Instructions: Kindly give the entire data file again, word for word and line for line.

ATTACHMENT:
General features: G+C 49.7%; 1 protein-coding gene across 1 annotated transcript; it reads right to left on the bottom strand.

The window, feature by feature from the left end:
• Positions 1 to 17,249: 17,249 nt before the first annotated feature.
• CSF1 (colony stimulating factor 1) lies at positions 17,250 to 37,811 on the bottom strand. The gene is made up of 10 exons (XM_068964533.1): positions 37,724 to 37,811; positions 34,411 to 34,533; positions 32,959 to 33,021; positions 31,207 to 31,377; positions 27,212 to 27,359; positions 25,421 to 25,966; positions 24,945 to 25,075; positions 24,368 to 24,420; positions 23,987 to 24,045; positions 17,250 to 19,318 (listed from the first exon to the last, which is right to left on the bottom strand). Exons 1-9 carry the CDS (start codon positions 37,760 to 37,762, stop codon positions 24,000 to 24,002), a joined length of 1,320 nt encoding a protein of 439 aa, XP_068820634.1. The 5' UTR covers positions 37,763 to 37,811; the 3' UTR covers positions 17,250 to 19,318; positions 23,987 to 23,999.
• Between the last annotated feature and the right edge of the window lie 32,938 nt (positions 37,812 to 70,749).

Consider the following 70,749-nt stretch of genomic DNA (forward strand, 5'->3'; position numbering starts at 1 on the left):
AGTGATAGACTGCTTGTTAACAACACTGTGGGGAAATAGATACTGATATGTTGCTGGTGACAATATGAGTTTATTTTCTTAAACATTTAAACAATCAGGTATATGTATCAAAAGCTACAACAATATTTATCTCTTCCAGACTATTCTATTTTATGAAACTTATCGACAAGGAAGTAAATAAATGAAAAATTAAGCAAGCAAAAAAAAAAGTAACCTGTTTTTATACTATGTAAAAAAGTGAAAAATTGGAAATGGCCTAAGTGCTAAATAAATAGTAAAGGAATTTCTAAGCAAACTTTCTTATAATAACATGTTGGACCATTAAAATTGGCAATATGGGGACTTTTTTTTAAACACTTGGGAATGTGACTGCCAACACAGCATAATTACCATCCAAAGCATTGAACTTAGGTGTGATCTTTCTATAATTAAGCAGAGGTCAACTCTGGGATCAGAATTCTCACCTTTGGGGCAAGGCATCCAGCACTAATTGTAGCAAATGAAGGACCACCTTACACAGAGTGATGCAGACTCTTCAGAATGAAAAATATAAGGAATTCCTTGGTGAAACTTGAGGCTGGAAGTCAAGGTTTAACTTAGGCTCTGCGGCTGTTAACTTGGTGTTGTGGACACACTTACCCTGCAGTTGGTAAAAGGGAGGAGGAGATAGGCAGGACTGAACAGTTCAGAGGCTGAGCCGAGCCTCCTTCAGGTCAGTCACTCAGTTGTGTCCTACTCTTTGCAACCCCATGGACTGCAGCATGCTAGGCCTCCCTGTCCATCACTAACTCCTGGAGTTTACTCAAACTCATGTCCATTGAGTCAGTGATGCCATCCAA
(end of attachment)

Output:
General features: G+C 49.7%; 1 protein-coding gene across 1 annotated transcript; it reads right to left on the bottom strand.

The window, feature by feature from the left end:
• Positions 1 to 17,249: 17,249 nt before the first annotated feature.
• CSF1 (colony stimulating factor 1) lies at positions 17,250 to 37,811 on the bottom strand. The gene is made up of 10 exons (XM_068964533.1): positions 37,724 to 37,811; positions 34,411 to 34,533; positions 32,959 to 33,021; positions 31,207 to 31,377; positions 27,212 to 27,359; positions 25,421 to 25,966; positions 24,945 to 25,075; positions 24,368 to 24,420; positions 23,987 to 24,045; positions 17,250 to 19,318 (listed from the first exon to the last, which is right to left on the bottom strand). Exons 1-9 carry the CDS (start codon positions 37,760 to 37,762, stop codon positions 24,000 to 24,002), a joined length of 1,320 nt encoding a protein of 439 aa, XP_068820634.1. The 5' UTR covers positions 37,763 to 37,811; the 3' UTR covers positions 17,250 to 19,318; positions 23,987 to 23,999.
• Between the last annotated feature and the right edge of the window lie 32,938 nt (positions 37,812 to 70,749).

Consider the following 70,749-nt stretch of genomic DNA (forward strand, 5'->3'; position numbering starts at 1 on the left):
AGTGATAGACTGCTTGTTAACAACACTGTGGGGAAATAGATACTGATATGTTGCTGGTGACAATATGAGTTTATTTTCTTAAACATTTAAACAATCAGGTATATGTATCAAAAGCTACAACAATATTTATCTCTTCCAGACTATTCTATTTTATGAAACTTATCGACAAGGAAGTAAATAAATGAAAAATTAAGCAAGCAAAAAAAAAAGTAACCTGTTTTTATACTATGTAAAAAAGTGAAAAATTGGAAATGGCCTAAGTGCTAAATAAATAGTAAAGGAATTTCTAAGCAAACTTTCTTATAATAACATGTTGGACCATTAAAATTGGCAATATGGGGACTTTTTTTTAAACACTTGGGAATGTGACTGCCAACACAGCATAATTACCATCCAAAGCATTGAACTTAGGTGTGATCTTTCTATAATTAAGCAGAGGTCAACTCTGGGATCAGAATTCTCACCTTTGGGGCAAGGCATCCAGCACTAATTGTAGCAAATGAAGGACCACCTTACACAGAGTGATGCAGACTCTTCAGAATGAAAAATATAAGGAATTCCTTGGTGAAACTTGAGGCTGGAAGTCAAGGTTTAACTTAGGCTCTGCGGCTGTTAACTTGGTGTTGTGGACACACTTACCCTGCAGTTGGTAAAAGGGAGGAGGAGATAGGCAGGACTGAACAGTTCAGAGGCTGAGCCGAGCCTCCTTCAGGTCAGTCACTCAGTTGTGTCCTACTCTTTGCAACCCCATGGACTGCAGCATGCTAGGCCTCCCTGTCCATCACTAACTCCTGGAGTTTACTCAAACTCATGTCCATTGAGTCAGTGATGCCATCCAA